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the Complete Review
the complete review - non-fiction

History of Item:
Past and Present

Ogali Ogali

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To purchase History of Item: Past and Present

Title: History of Item: Past and Present
Author: Ogali A. Ogali
Genre: Non-fiction
Written: 1960
Length: 43 pages
Availability: in: Veronica My Daughter
in: Veronica My Daughter - UK
  • History of Item: Past and Present is included in the collection Veronica My Daughter and Other Onitsha Plays and Stories (see our review)

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Our Assessment:

C- : simple, cursory history

See our review for fuller assessment.

The complete review's Review:

       Item ("pronounced 'Eetem'") is Ogali's native city in Nigeria. His History of Item: Past and Present is a short little text describing the (mythical) origins of the place, its history, and its present state. Ogali conceived of it vaguely as a school-text, hoping many students could read it "in order to be mentally free, socially balanced, and historically emancipated." (A tall order for any book.)
       Ogali recounts the story of Item's ancient history fairly nicely, especially the founding of the place. He offers a few paragraphs on other historical important subjects ("Tribal Wars", "Slave Trading", "Trading", "Christianity"), though most of his description is fairly cursory. Some is also downright bizarre, such as the idea that: "the early slave dealers never sold their slaves". (If a man is a slave dealer surely by definition he buys and sells slaves. Otherwise he is a mere slave holder, or something else -- but certainly not a slave dealer.)
       The first part of the book presents the past, the second then focusses on the present. Here Ogali considers such things as religious and social activities, economic development, education, marriage -- and even the yam festival ("I have not seen any other town in Igboland where new yams receive tremendous welcome as in Item").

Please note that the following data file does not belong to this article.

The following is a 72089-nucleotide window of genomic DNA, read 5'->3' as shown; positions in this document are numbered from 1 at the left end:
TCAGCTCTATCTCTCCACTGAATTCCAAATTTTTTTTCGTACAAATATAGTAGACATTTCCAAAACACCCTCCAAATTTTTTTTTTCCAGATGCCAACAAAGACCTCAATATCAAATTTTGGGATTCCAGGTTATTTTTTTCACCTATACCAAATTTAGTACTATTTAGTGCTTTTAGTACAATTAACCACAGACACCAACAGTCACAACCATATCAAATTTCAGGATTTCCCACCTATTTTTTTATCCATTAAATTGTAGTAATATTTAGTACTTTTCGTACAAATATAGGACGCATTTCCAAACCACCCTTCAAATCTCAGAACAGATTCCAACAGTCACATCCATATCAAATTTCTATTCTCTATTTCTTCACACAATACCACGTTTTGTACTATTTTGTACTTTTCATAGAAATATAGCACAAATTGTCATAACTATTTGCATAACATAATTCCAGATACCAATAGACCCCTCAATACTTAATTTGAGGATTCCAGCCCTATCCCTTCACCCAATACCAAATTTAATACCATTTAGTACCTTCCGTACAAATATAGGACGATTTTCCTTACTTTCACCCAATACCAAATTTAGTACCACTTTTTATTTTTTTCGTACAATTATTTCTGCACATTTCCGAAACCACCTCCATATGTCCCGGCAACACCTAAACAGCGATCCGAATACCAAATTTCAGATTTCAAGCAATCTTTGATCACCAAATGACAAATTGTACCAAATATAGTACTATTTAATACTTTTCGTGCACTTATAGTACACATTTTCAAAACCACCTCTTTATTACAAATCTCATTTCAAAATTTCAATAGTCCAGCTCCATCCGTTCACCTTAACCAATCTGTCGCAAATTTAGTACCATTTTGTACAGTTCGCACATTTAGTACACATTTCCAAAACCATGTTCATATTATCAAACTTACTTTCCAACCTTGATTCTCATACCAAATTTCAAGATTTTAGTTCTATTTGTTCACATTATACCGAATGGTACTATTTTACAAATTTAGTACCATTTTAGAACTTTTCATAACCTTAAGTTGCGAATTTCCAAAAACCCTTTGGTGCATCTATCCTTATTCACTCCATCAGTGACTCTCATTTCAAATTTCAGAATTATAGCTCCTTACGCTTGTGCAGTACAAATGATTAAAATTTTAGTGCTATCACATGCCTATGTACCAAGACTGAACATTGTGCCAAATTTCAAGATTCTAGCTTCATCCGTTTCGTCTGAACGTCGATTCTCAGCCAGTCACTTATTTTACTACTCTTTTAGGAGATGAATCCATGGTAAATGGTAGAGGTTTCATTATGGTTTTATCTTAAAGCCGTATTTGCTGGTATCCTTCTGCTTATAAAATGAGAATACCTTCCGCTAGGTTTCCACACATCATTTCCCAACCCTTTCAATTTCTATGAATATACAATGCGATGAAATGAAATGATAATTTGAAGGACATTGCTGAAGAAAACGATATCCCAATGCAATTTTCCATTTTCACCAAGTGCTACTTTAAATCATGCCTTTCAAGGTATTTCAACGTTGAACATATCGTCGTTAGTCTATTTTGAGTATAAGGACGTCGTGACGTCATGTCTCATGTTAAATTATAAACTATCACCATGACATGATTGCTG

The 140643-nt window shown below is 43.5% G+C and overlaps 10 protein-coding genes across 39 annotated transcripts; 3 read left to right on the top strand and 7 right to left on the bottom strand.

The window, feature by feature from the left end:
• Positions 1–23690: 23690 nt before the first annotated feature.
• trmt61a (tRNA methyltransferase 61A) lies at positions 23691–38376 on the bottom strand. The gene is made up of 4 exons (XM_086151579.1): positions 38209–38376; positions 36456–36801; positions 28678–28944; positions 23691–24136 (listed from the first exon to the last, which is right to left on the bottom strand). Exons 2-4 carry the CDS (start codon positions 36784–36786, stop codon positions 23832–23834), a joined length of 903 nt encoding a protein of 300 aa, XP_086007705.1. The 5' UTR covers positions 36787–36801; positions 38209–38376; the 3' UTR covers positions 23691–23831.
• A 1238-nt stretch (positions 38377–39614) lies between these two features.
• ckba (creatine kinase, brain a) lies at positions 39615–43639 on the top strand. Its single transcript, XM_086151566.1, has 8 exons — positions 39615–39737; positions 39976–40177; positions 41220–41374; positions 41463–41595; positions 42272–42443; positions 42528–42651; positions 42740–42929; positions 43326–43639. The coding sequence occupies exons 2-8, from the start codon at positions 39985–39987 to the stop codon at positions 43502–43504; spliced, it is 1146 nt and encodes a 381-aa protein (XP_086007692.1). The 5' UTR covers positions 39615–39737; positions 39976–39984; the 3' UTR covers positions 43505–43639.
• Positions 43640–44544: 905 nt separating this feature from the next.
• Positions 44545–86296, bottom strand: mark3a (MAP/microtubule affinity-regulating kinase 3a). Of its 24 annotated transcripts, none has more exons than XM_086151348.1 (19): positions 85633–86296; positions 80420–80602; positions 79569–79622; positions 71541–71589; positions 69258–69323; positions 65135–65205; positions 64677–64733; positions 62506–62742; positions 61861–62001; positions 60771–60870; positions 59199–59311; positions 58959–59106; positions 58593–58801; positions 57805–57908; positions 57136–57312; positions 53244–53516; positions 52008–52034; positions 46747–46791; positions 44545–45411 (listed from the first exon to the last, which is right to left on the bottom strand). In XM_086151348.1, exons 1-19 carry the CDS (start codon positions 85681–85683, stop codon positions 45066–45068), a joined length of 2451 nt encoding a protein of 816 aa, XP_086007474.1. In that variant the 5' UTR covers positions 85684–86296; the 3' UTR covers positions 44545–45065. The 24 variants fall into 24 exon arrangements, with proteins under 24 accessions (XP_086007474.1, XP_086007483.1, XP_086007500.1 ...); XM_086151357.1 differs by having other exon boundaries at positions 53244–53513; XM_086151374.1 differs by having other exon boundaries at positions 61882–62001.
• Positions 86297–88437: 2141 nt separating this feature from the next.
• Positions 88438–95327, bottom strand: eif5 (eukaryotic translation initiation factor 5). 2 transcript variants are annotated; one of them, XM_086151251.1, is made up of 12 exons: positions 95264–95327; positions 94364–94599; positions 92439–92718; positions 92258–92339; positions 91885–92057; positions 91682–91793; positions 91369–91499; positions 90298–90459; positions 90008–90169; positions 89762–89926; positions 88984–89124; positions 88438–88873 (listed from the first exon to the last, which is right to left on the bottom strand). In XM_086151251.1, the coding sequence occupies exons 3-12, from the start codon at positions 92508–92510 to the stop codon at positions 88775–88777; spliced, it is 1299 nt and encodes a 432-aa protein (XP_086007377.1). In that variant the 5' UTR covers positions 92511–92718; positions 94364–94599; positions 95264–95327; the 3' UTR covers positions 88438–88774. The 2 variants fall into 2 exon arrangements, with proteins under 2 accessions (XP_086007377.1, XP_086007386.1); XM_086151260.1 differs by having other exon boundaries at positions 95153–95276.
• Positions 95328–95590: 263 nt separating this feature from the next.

Ogali is proud of his town, but he also recognizes that there are difficulties. The problem of marriage (and the fact that no one accepts the law fixing the bride price at £ 30) is of particular concern to him. He fears that because so few men can afford the exorbitant bride prices few local women are getting married: "The moral standard of Item Okpi people falls every day giving way to Western civilization." Among the solutions he offers ? Polygamy !

       History of Item: Past and Present gives a decent overview of this unfamiliar and fairly distant place. Not particularly well organized or presented, it still does offer some interesting pictures and tales -- history on a very local level.

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Onitsha market literature: Other books by Ogali A. Ogali under review: Other books of interest under review:

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About the Author:

       Nigerian author Ogali A. Ogali was born in 1935 and was a leading author of the pamphlet literature sold at Onitsha market.

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